Dusseldorf When shopping online, you never know what the fabric of the new top will really feel like or how the latest tech gadget will feel in your hand. But soon customers will finally be able to touch the online display.
This is made possible by an inconspicuous device that looks like a tablet. If you move your hand over it, you will feel what is on the screen.
The English start-up Ultraleap has built many small speakers into its “tablet”. The “acoustic radiation force” technology uses ultrasound to create virtually tactile surfaces and objects without touching them.
Numerous researchers and companies are currently working on such so-called “mid-air haptics” technology – haptic impressions in the middle of the air. The “touchable internet” is an important step on the way to the merging of physical and virtual reality into the metaverse. A futuristic idea is tempting: touching the handbag in the online shop, shaking a friend’s hand in a zoom call.
That could fundamentally change online shopping, the gaming world and even driving. Market researcher VPA Research forecasts a market for tactile technologies of 28 billion US dollars for the year 2026.
At the furniture company Ikea, customers can already visit a virtual showroom with VR glasses. H&M offers digital fitting rooms with individual customer avatars. Nike, Ralph Lauren and Kaufland are experimenting with virtual reality stores.
Technology consultancy Gartner predicts that 30 percent of global companies will offer products or services in the metaverse by 2026. The US investment bank Morgan Stanley estimates sales in the Metaverse in 2030 for luxury brands alone at 50 billion US dollars.
Mid-Air Haptics – a feeling like right next to a concert speaker
“Haptic feedback” has been around longer and provides much more precise mechanical feedback than humming classic vibration motors. On iPhones with a home button, it makes it feel like you’re pressing a real button – although since the iPhone 6S there has only been a fixed touch sensor. The new type of haptic feedback in the Playstation 5 controller also ensures that it feels as if the gaming device is being tapped firmly on the hand. In both cases, however, objects move in the hand.
The “air technology” does not need any objects or even haptic gloves and therefore feels more realistic. Haptics researcher Claudio Pacchierotti from the French National Research Center explains that mid-air haptics technology is comparable to the feeling right next to a concert speaker: “If the music is very loud, you can feel it on your skin.”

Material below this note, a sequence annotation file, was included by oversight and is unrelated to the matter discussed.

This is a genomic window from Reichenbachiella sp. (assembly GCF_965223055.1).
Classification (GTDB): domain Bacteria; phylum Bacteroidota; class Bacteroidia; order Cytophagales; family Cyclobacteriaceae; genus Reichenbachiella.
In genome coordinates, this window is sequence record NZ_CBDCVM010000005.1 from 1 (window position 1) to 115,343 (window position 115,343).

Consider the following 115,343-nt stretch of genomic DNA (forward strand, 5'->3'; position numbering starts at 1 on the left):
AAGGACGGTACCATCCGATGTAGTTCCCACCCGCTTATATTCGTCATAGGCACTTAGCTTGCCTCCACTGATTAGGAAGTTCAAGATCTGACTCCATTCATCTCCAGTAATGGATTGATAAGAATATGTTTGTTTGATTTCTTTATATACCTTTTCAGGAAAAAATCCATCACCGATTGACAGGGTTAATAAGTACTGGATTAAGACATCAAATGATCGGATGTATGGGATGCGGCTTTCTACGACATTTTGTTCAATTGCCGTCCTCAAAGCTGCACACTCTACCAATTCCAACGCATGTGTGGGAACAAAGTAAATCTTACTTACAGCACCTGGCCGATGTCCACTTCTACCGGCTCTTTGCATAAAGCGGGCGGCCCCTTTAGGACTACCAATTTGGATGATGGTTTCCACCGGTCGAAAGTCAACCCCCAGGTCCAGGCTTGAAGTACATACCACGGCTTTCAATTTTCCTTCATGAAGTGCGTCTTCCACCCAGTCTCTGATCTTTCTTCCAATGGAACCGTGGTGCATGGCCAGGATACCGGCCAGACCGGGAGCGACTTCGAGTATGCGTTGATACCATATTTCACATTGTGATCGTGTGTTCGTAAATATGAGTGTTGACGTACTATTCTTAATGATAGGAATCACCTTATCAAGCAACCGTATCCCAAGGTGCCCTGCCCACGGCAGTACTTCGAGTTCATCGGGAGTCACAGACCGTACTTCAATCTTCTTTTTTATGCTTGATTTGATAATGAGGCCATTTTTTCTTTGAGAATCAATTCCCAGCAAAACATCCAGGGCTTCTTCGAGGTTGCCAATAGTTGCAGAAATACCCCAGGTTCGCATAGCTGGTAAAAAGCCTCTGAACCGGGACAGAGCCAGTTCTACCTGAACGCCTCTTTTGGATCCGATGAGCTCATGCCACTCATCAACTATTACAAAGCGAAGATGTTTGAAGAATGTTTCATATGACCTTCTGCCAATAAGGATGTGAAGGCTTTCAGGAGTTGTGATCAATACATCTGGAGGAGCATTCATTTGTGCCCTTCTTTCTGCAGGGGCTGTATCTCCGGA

Ultraleap’s device works in a very similar way: with ultrasound, which goes over the skin in so-called shear waves and stimulates the mechanoreceptors there, which are responsible for the sense of touch. This creates many small “pressure points” on the skin, which transmit the tactile image of an object to the brain. “In the future, technology may make it possible to feel things remotely before buying them,” says Pacchierotti.
Combined with virtual reality glasses, this results in a very convincing illusion. Orestis Georgiou, head of research and development at the start-up Ultraleap explains: Sensors in the headset record the movement of the hands, and a tablet connected to it uses ultrasonic waves to create the haptic impression in the right place.
Immense economic importance
Margot Racat is a researcher in digital marketing at the University of Lyon in France and also studies the impact of feeling on consumption. In one of her recent studies, she found that haptic technologies increase purchase intentions. That makes them extremely interesting for trade – and thus for the global economy. According to a UN study, the 13 largest trading platforms in the world sold goods worth 2,400 billion euros last year.
Haptics researcher Pachierotti confirms: virtual purchases and games are more realistic if you can not only see objects, but also feel them. “Haptics are fundamental to the Metaverse.”
Customers could then feel different materials in a shop with mid-air haptics and VR goggles, put their clothing together individually and pick up a fully configured shoe – before it is even made.